Google and search are integral elements for brands connecting with the world, so it’s hard to believe some companies still fail to incorporate some basic search engine optimization (SEO) principles when releasing content, building websites, uploading videos, or pushing assets online.
Some easy and low-time-commitment SEO efforts can make a big difference in the number of views, shares or impressions a piece of content can get.
If SEO is being overlooked in your organization and you’re in search of a way to help combat common opposition, here is some information to help. It can be frustrating to hear excuses, so be prepared with information to help focus time and resources on this important effort.
“It’s not important.”
There are still people who believe SEO isn’t important, even some with words like “digital” in their job titles. In many cases, these folks’ primary focus is getting content out the door without much regard for performance metrics.
When there is lack of accountability for measurement or assigning value to a piece of content in the way of views, site referrals, downloads or even shares, it’s easy to see SEO slip through the cracks. We’ve found that when clients release content that’s accountable to results, they’ll see the value that SEO brings and the need to incorporate it throughout the process. Be sure to include a content performance audit in your next campaign, and show the powers that be how much impact SEO has on those metrics.
“It’s too technical.”
Many PR pros have at least basic knowledge of good SEO practices and have access to all kinds of resources to help fill in knowledge gaps. Many website management systems now have basic SEO-friendly features built in as defaults. Many also provide system plugins that automate SEO elements based on the content created.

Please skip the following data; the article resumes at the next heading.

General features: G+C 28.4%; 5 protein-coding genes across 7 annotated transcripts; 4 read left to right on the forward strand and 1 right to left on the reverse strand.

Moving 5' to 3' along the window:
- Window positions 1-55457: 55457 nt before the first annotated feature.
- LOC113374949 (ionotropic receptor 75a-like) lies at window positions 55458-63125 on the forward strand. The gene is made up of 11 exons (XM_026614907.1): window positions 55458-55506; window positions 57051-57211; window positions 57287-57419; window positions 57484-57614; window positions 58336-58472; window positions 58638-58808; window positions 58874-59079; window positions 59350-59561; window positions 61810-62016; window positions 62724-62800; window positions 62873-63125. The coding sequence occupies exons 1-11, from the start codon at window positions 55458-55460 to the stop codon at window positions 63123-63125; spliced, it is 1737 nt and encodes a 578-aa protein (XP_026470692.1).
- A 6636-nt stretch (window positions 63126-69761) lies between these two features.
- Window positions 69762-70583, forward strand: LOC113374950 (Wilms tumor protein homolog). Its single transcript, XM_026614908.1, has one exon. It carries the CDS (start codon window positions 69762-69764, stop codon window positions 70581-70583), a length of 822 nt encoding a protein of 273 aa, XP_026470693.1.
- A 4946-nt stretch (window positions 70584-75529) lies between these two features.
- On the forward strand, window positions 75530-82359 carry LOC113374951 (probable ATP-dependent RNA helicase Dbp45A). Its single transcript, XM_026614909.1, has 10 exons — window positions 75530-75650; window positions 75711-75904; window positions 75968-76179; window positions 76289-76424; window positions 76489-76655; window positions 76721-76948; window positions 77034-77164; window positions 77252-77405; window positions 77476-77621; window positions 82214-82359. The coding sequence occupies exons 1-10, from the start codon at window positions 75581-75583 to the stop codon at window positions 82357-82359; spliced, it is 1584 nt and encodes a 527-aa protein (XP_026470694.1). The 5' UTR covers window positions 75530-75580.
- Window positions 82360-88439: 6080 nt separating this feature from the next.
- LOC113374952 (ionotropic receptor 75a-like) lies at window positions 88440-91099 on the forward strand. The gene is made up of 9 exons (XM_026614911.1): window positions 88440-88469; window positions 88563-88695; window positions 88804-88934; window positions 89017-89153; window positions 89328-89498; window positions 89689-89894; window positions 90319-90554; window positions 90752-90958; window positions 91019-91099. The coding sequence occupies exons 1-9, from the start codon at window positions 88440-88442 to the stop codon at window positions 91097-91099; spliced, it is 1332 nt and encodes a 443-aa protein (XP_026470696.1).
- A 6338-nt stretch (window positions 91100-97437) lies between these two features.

All of this makes for a less technical focus on SEO and puts the onus on producing relevant content that’s valuable and in-demand. For many systems, it can be as easy as making sure your article has a relevant title and includes search-friendly phrases or links.
“It takes too much time.”
Not too long ago, SEO was primarily a matter of building a technical website environment that’s friendly for search engine crawlers. This took a lot of time. Now that so many content management systems come with SEO add-ons, there is less need for lengthy technical programming and development. If time commitment to SEO is viewed as a hurdle, focus efforts on developing high quantity, in-demand content that includes the right keyword phrases.
“It doesn’t always work.”
SEO does work. Some tactics work better than others, but even a basic amount of effort will make a positive difference over ignoring it completely. I’ve seen sites receive 300 percent more visitors after implementing SEO practices. I’ve seen YouTube videos triple their view counts and press releases double the impressions. If optimization didn’t work, it probably weren’t done correctly. If your organization has had poor SEO performance in the past, be sure to research proper SEO techniques or seek counsel on how to implement your efforts properly.
SEO is an evolving science, and its goal is to take advantage of ever-changing search engine guidelines to bring more traffic to owned media. As with any science, there will always be naysayers and confusion. That’s why it’s best to make a point of having a dedicated SEO team and integrating SEO checkpoints throughout the production process.
SEO analysts should work closely with project managers, copywriters, and designers to define SEO requirements. They should also collaborate with teams to bring traffic-generating ideas to the table. They should discuss with IT the need for a search-friendly technical environment. If a website redesign is taking place, analysts should work to preserve the search equity and rankings of legacy sites and ensure the new version seamlessly inherits or improves upon them.
When done properly, SEO enhances content and connects brands with a broader audience.
Nick Papagiannis is director of interactive/search for independent marketing and communications firm Cramer-Krasselt.